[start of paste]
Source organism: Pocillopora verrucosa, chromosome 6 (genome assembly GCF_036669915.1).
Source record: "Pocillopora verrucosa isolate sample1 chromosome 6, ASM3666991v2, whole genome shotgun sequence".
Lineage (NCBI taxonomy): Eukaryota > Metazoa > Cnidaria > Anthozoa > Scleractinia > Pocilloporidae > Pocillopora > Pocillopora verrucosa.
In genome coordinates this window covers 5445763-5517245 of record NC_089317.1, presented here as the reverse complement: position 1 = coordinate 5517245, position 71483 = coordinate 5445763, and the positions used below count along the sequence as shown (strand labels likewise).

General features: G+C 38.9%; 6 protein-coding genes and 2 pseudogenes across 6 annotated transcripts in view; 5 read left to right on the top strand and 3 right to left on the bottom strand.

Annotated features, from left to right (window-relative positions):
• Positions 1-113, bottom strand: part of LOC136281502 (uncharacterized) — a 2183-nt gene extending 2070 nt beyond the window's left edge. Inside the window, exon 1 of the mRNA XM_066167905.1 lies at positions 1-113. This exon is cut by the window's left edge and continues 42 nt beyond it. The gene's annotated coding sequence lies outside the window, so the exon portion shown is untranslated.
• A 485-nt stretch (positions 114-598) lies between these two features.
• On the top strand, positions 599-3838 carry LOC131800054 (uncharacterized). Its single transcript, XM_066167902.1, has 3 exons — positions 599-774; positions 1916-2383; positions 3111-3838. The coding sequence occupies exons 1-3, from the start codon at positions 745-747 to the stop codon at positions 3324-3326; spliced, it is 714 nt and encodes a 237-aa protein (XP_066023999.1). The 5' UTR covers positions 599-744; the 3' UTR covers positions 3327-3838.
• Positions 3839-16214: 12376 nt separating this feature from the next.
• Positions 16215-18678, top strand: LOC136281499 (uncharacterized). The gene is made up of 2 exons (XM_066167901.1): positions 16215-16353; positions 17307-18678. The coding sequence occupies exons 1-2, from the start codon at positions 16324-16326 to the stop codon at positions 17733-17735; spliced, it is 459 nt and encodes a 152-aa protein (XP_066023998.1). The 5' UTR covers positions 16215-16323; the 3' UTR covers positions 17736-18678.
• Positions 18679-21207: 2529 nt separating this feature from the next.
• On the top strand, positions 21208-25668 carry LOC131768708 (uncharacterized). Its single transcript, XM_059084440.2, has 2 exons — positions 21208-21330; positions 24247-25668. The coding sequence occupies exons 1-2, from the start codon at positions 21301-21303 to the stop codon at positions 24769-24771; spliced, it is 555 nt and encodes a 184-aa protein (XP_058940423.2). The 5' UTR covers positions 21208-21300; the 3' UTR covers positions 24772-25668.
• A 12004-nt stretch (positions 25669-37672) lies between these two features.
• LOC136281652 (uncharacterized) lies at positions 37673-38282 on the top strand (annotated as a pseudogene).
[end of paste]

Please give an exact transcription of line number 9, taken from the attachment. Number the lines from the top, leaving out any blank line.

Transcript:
• On the top strand, positions 599-3838 carry LOC131800054 (uncharacterized). Its single transcript, XM_066167902.1, has 3 exons — positions 599-774; positions 1916-2383; positions 3111-3838. The coding sequence occupies exons 1-3, from the start codon at positions 745-747 to the stop codon at positions 3324-3326; spliced, it is 714 nt and encodes a 237-aa protein (XP_066023999.1). The 5' UTR covers positions 599-744; the 3' UTR covers positions 3327-3838.